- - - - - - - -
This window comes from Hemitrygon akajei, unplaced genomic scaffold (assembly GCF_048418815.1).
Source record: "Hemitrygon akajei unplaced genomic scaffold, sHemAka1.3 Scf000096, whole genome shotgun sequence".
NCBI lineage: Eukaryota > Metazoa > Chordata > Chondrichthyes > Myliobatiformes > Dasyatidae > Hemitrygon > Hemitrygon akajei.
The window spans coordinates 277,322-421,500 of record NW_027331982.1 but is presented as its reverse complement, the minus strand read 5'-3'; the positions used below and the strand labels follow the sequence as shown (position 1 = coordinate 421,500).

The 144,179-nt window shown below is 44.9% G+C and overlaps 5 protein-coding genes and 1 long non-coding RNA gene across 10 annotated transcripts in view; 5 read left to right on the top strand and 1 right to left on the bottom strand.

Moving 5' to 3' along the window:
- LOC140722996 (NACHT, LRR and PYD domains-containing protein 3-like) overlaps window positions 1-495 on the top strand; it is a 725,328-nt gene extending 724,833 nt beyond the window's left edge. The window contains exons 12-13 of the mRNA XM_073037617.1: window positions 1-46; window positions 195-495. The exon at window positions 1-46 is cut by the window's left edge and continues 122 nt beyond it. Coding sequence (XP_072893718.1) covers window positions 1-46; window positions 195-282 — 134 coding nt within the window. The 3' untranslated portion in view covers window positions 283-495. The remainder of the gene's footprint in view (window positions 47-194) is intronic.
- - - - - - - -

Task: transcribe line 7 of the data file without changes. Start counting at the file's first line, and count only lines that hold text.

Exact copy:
- LOC140722996 (NACHT, LRR and PYD domains-containing protein 3-like) overlaps window positions 1-495 on the top strand; it is a 725,328-nt gene extending 724,833 nt beyond the window's left edge. The window contains exons 12-13 of the mRNA XM_073037617.1: window positions 1-46; window positions 195-495. The exon at window positions 1-46 is cut by the window's left edge and continues 122 nt beyond it. Coding sequence (XP_072893718.1) covers window positions 1-46; window positions 195-282 — 134 coding nt within the window. The 3' untranslated portion in view covers window positions 283-495. The remainder of the gene's footprint in view (window positions 47-194) is intronic.